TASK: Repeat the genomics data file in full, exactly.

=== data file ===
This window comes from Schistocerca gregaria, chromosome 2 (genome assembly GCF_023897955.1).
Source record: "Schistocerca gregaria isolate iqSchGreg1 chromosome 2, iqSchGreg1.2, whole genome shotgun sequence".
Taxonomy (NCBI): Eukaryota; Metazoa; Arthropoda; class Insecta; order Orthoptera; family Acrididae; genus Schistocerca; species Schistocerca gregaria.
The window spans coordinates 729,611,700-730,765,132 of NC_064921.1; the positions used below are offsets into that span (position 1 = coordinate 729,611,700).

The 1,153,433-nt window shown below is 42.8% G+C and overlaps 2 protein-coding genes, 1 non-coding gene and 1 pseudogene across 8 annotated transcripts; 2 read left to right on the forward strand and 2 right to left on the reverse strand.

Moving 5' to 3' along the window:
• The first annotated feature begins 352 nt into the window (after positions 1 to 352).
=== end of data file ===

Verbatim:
This window comes from Schistocerca gregaria, chromosome 2 (genome assembly GCF_023897955.1).
Source record: "Schistocerca gregaria isolate iqSchGreg1 chromosome 2, iqSchGreg1.2, whole genome shotgun sequence".
Taxonomy (NCBI): Eukaryota; Metazoa; Arthropoda; class Insecta; order Orthoptera; family Acrididae; genus Schistocerca; species Schistocerca gregaria.
The window spans coordinates 729,611,700-730,765,132 of NC_064921.1; the positions used below are offsets into that span (position 1 = coordinate 729,611,700).

The 1,153,433-nt window shown below is 42.8% G+C and overlaps 2 protein-coding genes, 1 non-coding gene and 1 pseudogene across 8 annotated transcripts; 2 read left to right on the forward strand and 2 right to left on the reverse strand.

Moving 5' to 3' along the window:
• The first annotated feature begins 352 nt into the window (after positions 1 to 352).